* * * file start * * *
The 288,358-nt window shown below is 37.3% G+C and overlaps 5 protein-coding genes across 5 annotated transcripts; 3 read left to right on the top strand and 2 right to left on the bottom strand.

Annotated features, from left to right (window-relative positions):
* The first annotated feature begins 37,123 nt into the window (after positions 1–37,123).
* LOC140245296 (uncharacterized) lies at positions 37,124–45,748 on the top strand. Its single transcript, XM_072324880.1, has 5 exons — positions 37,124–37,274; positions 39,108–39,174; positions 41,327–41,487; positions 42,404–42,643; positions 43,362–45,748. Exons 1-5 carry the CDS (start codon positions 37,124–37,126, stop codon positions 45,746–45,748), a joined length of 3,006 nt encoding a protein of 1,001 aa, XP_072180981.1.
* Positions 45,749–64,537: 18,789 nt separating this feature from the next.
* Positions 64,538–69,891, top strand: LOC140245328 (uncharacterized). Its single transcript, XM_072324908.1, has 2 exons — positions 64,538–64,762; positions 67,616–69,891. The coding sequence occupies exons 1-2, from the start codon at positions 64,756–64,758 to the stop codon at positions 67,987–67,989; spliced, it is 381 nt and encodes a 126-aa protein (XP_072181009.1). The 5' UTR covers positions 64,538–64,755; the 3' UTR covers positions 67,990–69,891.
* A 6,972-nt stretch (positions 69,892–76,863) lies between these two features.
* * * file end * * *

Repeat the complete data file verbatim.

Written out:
The 288,358-nt window shown below is 37.3% G+C and overlaps 5 protein-coding genes across 5 annotated transcripts; 3 read left to right on the top strand and 2 right to left on the bottom strand.

Annotated features, from left to right (window-relative positions):
* The first annotated feature begins 37,123 nt into the window (after positions 1–37,123).
* LOC140245296 (uncharacterized) lies at positions 37,124–45,748 on the top strand. Its single transcript, XM_072324880.1, has 5 exons — positions 37,124–37,274; positions 39,108–39,174; positions 41,327–41,487; positions 42,404–42,643; positions 43,362–45,748. Exons 1-5 carry the CDS (start codon positions 37,124–37,126, stop codon positions 45,746–45,748), a joined length of 3,006 nt encoding a protein of 1,001 aa, XP_072180981.1.
* Positions 45,749–64,537: 18,789 nt separating this feature from the next.
* Positions 64,538–69,891, top strand: LOC140245328 (uncharacterized). Its single transcript, XM_072324908.1, has 2 exons — positions 64,538–64,762; positions 67,616–69,891. The coding sequence occupies exons 1-2, from the start codon at positions 64,756–64,758 to the stop codon at positions 67,987–67,989; spliced, it is 381 nt and encodes a 126-aa protein (XP_072181009.1). The 5' UTR covers positions 64,538–64,755; the 3' UTR covers positions 67,990–69,891.
* A 6,972-nt stretch (positions 69,892–76,863) lies between these two features.